Default fears put dollar's reserve status at risk
Anxiety over a potential U.S. debt default has led some analysts to question whether the greenback's days as a global reserve currency are numbered.
The U.S. government looked set to move into its 14th day of a shutdown on Monday, ramping up fears that the October 17 debt ceiling deadline could be missed prompting the world's largest economy to default on its debt obligations.
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Richard Yetsenga, head of global markets research at ANZ, told CNBC Asia's Squawk Box that the recent political wrangling in Washington was hurting his already wavering faith in the greenback.
"I think that what's going on in U.S. politics, the way decisions are being made from a very fundamentalist, philosophical view point rather than a practical, solution-based viewpoint, says that the dollar is not the robust entity it was 10-15 years ago," he said.
Yetsenga acknowledged weaknesses with alternatives to the dollar, but said he did envisage the world moving towards a range of global reserve currencies, rather than there just being the dollar.
"Certainly the dollar as the sole reserve currency... that period is heading further and further away," he said.
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Further compounding this view, European Central Bank policy maker Ewald Nowotny warned over the weekend that the dollar's role as a leading reserve currency is at risk as a direct result of the political impasse in the U.S.
He told Austrian broadcaster ORF that he was concerned about the negative impact the shutdown might have on the dollar's long-term role.
Talk about the dollar's diminishing role as reserve currency has been prevalent in recent years. Analysts have pointed to other global currencies like the Swiss franc, the Japanese yen and the Chinese renminbi as potential contenders for the role.
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In the second quarter of this year, the amount of foreign exchange reserves held in U.S. dollars totaled $11.1 million, while the amount in Swiss francs was $15,912 and in yen, $233,630 by contrast.
But Paul Bloxham, chief economist for Australia and New Zealand at HSBC, told CNBC on Monday that recent events had shown that there is no real alternative to the dollar as a global reserve currency.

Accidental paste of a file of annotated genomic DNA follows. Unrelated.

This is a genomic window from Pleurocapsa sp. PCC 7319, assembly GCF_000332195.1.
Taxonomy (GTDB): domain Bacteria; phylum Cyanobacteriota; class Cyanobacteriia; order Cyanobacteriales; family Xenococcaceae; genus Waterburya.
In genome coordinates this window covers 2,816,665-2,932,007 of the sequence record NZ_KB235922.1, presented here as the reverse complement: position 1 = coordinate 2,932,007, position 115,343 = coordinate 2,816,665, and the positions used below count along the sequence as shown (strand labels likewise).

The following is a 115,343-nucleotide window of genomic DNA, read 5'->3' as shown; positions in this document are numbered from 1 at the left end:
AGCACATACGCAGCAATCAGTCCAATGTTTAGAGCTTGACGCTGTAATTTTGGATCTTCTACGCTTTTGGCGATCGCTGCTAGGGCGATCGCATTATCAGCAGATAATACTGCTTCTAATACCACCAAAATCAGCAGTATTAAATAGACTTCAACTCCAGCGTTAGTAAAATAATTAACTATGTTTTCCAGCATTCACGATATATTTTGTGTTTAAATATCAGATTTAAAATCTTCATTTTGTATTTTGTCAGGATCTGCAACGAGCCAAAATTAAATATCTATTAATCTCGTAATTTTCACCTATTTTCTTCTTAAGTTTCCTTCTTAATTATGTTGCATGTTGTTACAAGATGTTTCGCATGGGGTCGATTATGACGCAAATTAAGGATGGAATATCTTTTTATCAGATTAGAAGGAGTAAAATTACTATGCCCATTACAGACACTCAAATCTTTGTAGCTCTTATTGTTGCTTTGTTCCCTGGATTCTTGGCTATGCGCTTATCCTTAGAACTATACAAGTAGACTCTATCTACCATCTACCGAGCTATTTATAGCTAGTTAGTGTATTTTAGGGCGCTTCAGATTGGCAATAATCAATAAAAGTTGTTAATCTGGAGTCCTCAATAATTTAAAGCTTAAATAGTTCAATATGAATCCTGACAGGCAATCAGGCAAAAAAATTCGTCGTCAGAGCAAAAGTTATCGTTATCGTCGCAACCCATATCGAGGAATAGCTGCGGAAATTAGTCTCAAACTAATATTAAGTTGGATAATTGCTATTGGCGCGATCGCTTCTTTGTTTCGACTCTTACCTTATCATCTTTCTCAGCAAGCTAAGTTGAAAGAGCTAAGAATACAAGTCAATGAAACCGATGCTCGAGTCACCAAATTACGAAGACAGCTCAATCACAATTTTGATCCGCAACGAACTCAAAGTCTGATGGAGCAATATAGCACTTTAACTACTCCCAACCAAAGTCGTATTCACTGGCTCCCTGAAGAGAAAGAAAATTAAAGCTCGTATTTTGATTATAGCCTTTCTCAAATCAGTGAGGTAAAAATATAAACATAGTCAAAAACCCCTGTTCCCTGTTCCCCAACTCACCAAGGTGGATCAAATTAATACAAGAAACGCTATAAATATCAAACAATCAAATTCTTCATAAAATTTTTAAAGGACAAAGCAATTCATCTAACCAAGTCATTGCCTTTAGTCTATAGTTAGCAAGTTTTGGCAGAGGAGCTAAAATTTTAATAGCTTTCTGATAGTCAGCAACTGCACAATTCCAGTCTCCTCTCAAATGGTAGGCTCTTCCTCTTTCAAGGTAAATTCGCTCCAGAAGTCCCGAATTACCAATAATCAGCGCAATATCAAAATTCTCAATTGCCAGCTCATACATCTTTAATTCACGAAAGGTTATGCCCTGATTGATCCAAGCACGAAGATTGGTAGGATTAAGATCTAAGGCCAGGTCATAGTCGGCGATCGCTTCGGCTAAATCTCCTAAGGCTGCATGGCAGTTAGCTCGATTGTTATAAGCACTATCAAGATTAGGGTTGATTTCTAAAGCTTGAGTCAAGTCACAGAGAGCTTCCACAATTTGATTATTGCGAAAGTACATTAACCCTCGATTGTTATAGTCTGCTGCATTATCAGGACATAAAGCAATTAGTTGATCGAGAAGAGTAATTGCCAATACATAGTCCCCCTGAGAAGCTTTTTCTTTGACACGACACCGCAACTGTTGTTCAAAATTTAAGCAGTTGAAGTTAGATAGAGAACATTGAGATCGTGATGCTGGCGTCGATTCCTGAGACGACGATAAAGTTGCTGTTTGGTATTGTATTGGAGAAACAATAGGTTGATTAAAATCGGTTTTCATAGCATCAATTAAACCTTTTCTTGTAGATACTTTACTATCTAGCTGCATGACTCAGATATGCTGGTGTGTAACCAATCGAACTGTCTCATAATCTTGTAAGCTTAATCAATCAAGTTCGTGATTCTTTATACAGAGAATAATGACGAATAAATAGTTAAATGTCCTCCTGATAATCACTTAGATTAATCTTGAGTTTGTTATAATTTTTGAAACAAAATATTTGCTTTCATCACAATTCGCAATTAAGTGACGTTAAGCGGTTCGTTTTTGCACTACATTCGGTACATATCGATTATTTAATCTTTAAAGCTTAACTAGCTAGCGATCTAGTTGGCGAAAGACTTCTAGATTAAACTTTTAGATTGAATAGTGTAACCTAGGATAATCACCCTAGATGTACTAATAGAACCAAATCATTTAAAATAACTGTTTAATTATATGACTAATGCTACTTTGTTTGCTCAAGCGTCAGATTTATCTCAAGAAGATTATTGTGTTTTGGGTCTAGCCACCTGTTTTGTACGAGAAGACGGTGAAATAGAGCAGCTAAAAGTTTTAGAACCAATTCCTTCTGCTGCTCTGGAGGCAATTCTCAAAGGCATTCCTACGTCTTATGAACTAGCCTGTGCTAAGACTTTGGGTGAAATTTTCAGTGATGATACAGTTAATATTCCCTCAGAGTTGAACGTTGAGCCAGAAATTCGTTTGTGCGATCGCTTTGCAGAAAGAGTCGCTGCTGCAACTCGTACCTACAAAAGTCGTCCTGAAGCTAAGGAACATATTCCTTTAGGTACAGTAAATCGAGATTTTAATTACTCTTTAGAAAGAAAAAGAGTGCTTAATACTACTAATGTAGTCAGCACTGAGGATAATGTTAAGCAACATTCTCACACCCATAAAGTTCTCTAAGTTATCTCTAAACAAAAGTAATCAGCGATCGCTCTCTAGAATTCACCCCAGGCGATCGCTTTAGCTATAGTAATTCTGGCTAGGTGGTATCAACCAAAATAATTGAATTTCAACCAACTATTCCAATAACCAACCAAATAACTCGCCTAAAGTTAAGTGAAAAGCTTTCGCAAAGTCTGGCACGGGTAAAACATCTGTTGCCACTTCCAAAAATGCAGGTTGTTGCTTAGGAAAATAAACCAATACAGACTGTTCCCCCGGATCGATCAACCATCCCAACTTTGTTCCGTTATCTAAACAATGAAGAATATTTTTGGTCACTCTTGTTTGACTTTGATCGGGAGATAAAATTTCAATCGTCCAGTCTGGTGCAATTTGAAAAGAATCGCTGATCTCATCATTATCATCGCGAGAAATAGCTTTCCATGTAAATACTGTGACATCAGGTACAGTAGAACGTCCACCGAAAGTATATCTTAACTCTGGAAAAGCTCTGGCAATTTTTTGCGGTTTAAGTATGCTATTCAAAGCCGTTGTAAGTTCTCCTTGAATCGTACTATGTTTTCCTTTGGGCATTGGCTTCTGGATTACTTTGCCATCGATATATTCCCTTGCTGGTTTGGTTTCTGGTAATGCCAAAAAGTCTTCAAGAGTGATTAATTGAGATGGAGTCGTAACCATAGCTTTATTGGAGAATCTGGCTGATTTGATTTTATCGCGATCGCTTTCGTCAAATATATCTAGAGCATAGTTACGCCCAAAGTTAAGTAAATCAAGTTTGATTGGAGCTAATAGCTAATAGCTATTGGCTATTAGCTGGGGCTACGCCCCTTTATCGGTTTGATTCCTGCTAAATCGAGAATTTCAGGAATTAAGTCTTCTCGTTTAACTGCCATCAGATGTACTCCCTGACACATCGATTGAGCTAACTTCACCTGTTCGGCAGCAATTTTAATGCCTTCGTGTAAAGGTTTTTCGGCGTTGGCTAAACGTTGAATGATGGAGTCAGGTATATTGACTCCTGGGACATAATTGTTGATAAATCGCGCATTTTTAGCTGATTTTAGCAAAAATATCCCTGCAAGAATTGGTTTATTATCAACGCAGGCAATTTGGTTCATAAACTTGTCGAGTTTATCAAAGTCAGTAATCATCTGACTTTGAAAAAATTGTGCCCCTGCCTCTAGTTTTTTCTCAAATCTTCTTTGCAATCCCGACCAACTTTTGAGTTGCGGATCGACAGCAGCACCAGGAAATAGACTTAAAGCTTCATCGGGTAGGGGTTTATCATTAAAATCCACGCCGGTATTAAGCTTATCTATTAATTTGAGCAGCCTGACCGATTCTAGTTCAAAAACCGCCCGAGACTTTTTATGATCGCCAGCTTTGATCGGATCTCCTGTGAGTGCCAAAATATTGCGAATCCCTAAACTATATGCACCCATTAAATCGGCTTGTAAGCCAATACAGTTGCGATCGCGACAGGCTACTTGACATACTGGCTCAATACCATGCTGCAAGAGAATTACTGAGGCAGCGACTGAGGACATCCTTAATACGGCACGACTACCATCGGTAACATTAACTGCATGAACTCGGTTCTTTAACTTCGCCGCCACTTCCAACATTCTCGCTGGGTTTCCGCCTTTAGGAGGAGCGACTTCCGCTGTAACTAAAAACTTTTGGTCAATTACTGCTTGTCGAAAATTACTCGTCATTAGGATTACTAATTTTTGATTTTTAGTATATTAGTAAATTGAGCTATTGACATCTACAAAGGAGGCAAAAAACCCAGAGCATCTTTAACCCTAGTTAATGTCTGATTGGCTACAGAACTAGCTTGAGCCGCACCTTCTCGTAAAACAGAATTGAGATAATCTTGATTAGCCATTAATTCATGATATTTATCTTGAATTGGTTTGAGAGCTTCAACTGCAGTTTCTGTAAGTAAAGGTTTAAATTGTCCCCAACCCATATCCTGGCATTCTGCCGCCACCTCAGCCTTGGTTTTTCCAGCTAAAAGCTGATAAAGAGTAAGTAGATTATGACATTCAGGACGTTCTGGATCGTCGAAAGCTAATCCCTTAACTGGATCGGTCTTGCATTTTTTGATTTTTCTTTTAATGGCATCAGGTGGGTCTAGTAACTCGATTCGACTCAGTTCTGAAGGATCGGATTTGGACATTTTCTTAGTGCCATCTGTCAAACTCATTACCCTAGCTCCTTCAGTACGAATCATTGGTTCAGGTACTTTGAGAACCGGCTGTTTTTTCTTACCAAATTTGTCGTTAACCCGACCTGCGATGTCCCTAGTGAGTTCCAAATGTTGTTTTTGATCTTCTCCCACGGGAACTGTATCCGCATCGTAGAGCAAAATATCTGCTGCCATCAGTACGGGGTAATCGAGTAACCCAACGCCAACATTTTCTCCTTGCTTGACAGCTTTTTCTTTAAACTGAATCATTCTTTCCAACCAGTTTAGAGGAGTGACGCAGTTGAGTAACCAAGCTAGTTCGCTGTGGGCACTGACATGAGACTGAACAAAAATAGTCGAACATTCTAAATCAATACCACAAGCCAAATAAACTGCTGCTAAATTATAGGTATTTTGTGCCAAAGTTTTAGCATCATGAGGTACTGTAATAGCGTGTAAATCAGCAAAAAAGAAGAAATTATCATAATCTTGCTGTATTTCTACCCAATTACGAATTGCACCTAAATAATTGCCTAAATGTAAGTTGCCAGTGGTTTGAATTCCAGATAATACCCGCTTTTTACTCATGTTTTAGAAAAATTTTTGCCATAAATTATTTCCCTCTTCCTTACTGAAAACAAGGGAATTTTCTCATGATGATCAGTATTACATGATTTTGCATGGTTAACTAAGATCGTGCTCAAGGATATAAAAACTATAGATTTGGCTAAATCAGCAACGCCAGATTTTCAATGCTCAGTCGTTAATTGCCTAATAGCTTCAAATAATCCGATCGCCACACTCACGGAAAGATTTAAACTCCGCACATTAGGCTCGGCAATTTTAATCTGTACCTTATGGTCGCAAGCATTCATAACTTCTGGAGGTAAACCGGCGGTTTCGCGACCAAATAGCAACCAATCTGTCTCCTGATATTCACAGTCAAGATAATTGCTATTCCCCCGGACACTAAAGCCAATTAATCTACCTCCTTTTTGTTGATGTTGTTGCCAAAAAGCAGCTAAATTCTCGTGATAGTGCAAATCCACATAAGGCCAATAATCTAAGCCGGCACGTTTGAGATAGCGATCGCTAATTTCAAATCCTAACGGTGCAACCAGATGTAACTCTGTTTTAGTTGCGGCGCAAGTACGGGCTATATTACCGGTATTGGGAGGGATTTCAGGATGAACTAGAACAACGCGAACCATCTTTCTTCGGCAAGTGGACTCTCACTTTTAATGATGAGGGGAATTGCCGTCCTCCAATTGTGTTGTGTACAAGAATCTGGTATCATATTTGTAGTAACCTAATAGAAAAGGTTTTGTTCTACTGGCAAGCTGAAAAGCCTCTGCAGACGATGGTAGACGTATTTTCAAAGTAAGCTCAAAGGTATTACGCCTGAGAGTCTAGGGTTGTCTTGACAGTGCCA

"The U.S. is still the deepest most liquid market in the world and though we would very much like to have an alternative, certainly in events like this, there really isn't one," said Bloxham.
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The Chinese government has long been pushing for the renminbi to become a global reserve currency, but it remains tightly controlled and is yet to be made fully convertible.
However, a number of currency swap deals over the past year, including one with the euro zone last week, have boosted hopes that Chinese authorities are taking steps in the right direction.
Bloxham said he did see the renminbi eventually becoming a bigger part of global currency markets, but said in his view, this remained a long way off.
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"They are rapidly opening up the renminbi market. That's going to be a bigger deal. But I don't think we are there yet, we are a few years off before we are at a point when markets are going to trade that way [using the renminbi as a reserve currency]," he added.
Jeffrey Haling, senior manager at FX Trading at Saxo capital Management, also said he doubted the renminbi would be able to rival the dollar while it continued to be tightly controlled and not fully convertible.
"If you're going to put the renminbi in your reserves you might as well put U.S. dollars in your reserves, because it's effectively still pegged. And even if [Chinese authorities] widen the band out to 2 percent it's still a pegged currency," he said.
— By CNBC's Katie Holliday: Follow her on Twitter @hollidaykatie